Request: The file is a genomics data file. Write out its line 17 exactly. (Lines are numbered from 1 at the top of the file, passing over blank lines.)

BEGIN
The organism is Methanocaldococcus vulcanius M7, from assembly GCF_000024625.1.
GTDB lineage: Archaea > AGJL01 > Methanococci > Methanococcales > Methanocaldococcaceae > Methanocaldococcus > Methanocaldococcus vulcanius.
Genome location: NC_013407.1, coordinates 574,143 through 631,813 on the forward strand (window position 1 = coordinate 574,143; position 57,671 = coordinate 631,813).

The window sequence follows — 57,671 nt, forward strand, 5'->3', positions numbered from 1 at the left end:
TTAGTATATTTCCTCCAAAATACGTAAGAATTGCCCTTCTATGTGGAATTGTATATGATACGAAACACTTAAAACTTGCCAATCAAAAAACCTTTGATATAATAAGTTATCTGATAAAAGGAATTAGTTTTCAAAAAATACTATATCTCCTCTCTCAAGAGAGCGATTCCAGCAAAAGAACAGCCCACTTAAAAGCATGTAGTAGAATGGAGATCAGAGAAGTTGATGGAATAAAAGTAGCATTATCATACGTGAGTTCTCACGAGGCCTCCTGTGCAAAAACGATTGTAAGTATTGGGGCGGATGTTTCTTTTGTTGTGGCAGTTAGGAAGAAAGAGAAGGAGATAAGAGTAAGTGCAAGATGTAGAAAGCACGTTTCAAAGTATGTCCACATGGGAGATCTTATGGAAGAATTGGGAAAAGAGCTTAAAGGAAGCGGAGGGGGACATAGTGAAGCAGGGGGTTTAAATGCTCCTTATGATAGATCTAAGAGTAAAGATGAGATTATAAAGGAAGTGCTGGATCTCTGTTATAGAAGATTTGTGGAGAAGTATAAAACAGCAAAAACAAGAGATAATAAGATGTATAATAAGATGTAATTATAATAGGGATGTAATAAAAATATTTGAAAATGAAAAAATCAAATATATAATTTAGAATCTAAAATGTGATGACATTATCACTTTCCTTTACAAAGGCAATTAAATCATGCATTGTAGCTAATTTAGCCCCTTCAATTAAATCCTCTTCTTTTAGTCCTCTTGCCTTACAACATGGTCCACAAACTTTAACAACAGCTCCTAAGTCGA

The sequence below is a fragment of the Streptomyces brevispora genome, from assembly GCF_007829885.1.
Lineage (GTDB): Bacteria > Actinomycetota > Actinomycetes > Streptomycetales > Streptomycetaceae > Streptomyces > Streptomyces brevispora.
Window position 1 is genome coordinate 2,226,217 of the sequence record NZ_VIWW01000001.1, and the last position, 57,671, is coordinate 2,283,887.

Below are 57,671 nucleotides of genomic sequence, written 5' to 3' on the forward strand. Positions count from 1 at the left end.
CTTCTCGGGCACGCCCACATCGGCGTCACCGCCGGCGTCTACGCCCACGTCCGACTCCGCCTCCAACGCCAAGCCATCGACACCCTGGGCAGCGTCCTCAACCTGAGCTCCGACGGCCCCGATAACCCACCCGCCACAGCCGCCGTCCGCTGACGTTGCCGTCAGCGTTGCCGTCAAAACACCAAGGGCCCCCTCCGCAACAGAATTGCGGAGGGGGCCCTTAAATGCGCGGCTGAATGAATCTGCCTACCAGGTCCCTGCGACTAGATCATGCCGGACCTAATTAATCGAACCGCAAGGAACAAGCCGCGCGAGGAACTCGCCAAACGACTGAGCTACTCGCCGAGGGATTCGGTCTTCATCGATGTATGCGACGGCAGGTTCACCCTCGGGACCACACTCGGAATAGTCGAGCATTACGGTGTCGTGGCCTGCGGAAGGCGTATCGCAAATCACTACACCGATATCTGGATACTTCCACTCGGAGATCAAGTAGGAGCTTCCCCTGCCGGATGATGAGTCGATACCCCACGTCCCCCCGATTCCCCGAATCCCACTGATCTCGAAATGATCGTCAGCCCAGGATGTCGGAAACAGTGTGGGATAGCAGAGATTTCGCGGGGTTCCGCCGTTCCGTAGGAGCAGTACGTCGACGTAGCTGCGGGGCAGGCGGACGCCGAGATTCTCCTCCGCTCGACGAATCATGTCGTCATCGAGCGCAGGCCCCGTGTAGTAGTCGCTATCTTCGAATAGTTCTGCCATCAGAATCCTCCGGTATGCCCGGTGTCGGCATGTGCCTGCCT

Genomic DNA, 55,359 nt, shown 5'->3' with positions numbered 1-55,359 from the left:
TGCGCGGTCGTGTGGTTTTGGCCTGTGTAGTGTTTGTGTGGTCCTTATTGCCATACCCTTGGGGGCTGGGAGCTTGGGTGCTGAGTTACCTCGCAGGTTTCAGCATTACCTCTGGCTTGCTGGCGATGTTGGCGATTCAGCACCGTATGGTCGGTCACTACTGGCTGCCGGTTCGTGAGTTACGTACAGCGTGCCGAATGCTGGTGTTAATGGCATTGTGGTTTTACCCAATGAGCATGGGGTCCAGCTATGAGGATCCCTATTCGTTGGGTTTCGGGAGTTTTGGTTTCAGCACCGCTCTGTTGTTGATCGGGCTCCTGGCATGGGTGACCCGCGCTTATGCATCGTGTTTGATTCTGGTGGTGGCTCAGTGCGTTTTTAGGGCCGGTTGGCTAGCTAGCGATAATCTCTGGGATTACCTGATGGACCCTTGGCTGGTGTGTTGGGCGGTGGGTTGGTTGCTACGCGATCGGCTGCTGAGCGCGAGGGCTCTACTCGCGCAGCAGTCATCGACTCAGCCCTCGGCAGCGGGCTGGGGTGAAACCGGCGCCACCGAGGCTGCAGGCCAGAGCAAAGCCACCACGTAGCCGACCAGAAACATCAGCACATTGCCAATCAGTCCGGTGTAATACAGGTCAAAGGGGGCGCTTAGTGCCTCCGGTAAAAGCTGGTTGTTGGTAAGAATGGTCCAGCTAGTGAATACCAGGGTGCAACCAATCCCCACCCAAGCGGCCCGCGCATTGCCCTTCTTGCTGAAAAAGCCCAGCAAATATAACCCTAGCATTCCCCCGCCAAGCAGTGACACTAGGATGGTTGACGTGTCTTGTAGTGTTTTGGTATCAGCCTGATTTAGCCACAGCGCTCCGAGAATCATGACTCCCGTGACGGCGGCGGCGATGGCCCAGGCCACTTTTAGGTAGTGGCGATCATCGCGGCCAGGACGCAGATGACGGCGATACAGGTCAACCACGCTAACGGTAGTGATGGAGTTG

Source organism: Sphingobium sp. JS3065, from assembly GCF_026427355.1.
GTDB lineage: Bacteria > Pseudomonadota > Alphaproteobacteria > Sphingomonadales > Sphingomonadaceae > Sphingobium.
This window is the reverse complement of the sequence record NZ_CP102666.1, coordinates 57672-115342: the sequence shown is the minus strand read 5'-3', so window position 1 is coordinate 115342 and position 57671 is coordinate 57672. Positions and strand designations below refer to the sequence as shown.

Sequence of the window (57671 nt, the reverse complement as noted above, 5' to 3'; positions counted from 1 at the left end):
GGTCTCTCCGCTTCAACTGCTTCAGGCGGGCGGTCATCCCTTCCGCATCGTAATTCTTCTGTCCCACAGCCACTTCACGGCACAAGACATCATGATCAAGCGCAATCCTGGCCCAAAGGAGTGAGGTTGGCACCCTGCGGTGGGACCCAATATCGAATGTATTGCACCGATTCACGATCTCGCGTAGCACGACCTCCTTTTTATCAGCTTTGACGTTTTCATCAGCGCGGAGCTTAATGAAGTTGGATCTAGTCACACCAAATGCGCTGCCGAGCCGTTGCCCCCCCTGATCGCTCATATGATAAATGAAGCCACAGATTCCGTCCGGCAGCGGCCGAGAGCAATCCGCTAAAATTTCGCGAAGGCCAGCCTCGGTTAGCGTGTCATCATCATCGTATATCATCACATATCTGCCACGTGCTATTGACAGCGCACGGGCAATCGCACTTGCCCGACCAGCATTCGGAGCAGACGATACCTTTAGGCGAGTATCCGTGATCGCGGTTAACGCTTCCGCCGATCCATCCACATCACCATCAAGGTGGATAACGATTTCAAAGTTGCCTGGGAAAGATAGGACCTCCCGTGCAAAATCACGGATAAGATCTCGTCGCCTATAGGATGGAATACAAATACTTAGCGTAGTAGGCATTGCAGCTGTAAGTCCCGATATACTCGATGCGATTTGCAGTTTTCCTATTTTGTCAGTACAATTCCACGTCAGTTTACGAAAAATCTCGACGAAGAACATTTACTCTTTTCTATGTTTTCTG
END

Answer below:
GGTCTCTCCGCTTCAACTGCTTCAGGCGGGCGGTCATCCCTTCCGCATCGTAATTCTTCTGTCCCACAGCCACTTCACGGCACAAGACATCATGATCAAGCGCAATCCTGGCCCAAAGGAGTGAGGTTGGCACCCTGCGGTGGGACCCAATATCGAATGTATTGCACCGATTCACGATCTCGCGTAGCACGACCTCCTTTTTATCAGCTTTGACGTTTTCATCAGCGCGGAGCTTAATGAAGTTGGATCTAGTCACACCAAATGCGCTGCCGAGCCGTTGCCCCCCCTGATCGCTCATATGATAAATGAAGCCACAGATTCCGTCCGGCAGCGGCCGAGAGCAATCCGCTAAAATTTCGCGAAGGCCAGCCTCGGTTAGCGTGTCATCATCATCGTATATCATCACATATCTGCCACGTGCTATTGACAGCGCACGGGCAATCGCACTTGCCCGACCAGCATTCGGAGCAGACGATACCTTTAGGCGAGTATCCGTGATCGCGGTTAACGCTTCCGCCGATCCATCCACATCACCATCAAGGTGGATAACGATTTCAAAGTTGCCTGGGAAAGATAGGACCTCCCGTGCAAAATCACGGATAAGATCTCGTCGCCTATAGGATGGAATACAAATACTTAGCGTAGTAGGCATTGCAGCTGTAAGTCCCGATATACTCGATGCGATTTGCAGTTTTCCTATTTTGTCAGTACAATTCCACGTCAGTTTACGAAAAATCTCGACGAAGAACATTTACTCTTTTCTATGTTTTCTG